• Receptor guanylyl cyclases: When a ligand binds to these receptors, they change GTP into cyclic GMP (cGMP), which can act as a second message to change how effector proteins work. Some examples are the guanylyl cyclase C (GC-C) receptor and the atrial natriuretic peptide (ANP) receptor.
  • Receptor-like protein tyrosine phosphatases: These receptors dephosphorylate tyrosine sites on target proteins, which stops receptor tyrosine kinases from doing their jobs. Some examples are the protein tyrosine phosphatase receptor type Z (PTPRZ) and the leukocyte common antigen-related (LAR) receptor.

9. The main ways that signals are sent

These pathways are important for controlling many different biological processes, and when they don’t work right, it can lead to diseases like cancer, metabolic disorders, and brain disorders.

  1. Signaling circuits that involve GPCRs

As was already said, when ligands link to G protein-coupled receptors (GPCRs), they turn on heterotrimeric G proteins. Depending on the GPCR and G protein involved, the different G protein subunits can trigger a number of different downstream signaling pathways. Some of the most important communication routes that involve GPCRs are:

  • Adenylyl cyclase/cAMP/PKA pathway: Gs-coupled GPCRs start this pathway by telling the enzyme adenylyl cyclase to turn ATP into cyclic AMP (cAMP). cAMP works as a second messenger that turns on protein kinase A (PKA). PKA then phosphorylates and changes the function of different target proteins, such as ion channels, transcription factors, and metabolic enzymes. This system helps control things like cell growth, metabolism, and the production of genes.
  • Phospholipase C (PLC)/IP3/DAG/PKC pathway: Gq-coupled GPCRs start this pathway by telling phospholipase C-beta (PLC-beta) to break down phosphatidylinositol 4,5-bisphosphate (PIP2) into inositol 1,4,5-trisphosphate (IP3) and diacylglycerol (DAG). IP3 causes calcium to be released from inside the cell, while DAG turns on protein kinase C (PKC). Both calcium and PKC control the function of target proteins like ion channels, enzymes, and transcription factors. This changes things like cell division, movement, and release.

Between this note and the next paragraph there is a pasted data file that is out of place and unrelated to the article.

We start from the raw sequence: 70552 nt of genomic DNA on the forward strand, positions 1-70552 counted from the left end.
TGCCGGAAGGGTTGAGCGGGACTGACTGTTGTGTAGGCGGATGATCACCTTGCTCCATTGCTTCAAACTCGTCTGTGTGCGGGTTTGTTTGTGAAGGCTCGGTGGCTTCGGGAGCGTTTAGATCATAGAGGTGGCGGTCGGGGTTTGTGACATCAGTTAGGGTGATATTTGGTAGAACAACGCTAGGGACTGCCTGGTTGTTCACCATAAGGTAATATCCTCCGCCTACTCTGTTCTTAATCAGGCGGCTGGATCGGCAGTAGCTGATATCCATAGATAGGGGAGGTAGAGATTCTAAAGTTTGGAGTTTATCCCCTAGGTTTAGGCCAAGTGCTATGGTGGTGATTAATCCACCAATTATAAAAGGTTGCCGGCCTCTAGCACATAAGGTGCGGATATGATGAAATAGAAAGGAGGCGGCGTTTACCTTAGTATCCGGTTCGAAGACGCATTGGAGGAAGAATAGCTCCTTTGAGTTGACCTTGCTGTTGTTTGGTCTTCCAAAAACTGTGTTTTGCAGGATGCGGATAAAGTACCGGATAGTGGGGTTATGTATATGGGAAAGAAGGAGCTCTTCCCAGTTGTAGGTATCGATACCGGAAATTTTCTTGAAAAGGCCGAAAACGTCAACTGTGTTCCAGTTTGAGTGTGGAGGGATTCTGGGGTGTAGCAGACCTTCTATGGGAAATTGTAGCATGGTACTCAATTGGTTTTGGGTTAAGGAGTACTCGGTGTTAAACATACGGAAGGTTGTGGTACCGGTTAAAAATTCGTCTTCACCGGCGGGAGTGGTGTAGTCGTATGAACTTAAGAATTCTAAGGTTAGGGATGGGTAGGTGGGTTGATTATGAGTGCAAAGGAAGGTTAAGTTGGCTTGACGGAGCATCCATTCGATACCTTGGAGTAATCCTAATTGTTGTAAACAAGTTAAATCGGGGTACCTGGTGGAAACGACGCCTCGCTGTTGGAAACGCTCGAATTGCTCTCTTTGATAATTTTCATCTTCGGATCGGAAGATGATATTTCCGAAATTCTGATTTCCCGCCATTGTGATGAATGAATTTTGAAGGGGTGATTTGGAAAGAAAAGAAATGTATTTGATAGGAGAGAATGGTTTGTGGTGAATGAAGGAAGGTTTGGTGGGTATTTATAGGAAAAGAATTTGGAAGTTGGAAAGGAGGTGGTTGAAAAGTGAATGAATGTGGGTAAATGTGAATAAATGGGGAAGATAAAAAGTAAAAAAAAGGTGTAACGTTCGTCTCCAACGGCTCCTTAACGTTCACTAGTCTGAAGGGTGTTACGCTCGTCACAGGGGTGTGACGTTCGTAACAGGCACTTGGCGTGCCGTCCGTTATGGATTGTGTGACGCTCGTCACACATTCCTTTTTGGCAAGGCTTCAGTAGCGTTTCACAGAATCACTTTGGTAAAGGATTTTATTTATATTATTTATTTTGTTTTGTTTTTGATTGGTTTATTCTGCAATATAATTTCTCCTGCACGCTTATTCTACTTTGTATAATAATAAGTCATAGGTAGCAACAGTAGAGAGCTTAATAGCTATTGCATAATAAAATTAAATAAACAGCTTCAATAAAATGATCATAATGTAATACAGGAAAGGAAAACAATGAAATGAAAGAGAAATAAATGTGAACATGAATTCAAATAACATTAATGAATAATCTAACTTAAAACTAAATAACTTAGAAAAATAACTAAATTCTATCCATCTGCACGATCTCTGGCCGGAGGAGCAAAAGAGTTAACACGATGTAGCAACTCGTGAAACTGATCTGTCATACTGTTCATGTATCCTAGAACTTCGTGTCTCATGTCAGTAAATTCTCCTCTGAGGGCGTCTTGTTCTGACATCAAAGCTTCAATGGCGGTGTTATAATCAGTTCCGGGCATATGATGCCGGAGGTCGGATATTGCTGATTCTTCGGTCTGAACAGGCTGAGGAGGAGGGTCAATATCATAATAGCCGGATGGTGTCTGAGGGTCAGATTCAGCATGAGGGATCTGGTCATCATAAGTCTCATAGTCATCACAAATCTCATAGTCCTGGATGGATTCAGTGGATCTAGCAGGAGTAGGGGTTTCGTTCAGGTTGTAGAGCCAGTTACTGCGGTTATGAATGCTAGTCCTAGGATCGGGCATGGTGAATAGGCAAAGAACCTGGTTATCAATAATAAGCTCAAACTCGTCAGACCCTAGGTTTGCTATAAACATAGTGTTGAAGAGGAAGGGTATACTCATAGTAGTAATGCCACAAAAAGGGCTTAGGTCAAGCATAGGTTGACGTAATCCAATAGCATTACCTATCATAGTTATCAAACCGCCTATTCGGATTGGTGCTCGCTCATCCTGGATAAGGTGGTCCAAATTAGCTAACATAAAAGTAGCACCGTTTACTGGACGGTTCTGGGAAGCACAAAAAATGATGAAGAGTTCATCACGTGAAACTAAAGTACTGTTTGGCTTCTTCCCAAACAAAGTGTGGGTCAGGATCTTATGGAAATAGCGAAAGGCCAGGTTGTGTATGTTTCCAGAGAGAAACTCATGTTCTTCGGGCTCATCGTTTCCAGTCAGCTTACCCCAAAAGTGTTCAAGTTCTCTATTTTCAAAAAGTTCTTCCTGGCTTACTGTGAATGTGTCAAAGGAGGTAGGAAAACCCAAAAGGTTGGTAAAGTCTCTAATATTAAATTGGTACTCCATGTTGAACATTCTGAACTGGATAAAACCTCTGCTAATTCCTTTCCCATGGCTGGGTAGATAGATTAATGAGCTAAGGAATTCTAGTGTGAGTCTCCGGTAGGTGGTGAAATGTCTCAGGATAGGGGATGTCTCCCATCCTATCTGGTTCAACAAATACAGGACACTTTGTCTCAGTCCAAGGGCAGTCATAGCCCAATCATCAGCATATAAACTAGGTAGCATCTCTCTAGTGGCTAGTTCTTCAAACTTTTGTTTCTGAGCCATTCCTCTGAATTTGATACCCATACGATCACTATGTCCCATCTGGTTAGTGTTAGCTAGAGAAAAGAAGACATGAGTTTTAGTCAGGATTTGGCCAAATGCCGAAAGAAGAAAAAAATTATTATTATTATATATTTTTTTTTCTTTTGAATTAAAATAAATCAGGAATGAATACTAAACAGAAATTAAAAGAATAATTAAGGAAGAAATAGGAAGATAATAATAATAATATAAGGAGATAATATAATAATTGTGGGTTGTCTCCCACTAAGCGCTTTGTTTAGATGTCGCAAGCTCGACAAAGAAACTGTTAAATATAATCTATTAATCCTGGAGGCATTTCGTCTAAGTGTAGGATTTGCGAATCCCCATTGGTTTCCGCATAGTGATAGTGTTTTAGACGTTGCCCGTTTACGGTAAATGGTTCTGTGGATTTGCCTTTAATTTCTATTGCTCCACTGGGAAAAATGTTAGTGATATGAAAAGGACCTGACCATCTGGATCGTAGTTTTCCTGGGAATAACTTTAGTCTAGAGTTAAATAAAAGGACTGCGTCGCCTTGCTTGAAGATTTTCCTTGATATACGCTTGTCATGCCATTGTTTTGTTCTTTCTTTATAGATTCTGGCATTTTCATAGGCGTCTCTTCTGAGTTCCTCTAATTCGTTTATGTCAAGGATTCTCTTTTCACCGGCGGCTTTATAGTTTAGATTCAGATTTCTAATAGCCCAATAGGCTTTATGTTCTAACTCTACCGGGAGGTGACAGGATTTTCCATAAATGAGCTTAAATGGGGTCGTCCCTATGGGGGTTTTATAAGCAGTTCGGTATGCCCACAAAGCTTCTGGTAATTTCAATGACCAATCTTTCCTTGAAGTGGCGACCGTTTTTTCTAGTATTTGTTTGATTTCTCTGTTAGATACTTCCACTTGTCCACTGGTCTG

• Rho/ROCK pathway: This pathway is turned on by G12/13-coupled GPCRs, which make Rho family GTPases like RhoA, Rac1, and Cdc42 exchange GDP for GTP. These GTPases turn on downstream effectors like Rho-associated kinase (ROCK), which control the movement of the cytoskeleton and things like cell migration, binding, and contraction.
  1. Pathways that send signals through RTKs

When ligands bind to and autophosphorylate receptor tyrosine kinases (RTKs), many downstream signaling pathways are turned on. Some of the most important communication circuits that involve RTKs are:

  • Ras/Raf/MEK/ERK (MAPK) pathway: When RTKs are turned on, they bind and turn on the small GTPase Ras. Ras then turns on a kinase chain that includes Raf, MEK, and ERK. This is called the MAPK pathway.When ERK is turned on, it can phosphorylate and change the function of different target proteins, like transcription factors, enzymes, and cytoskeletal proteins. This controls things like cell growth, development, and survival.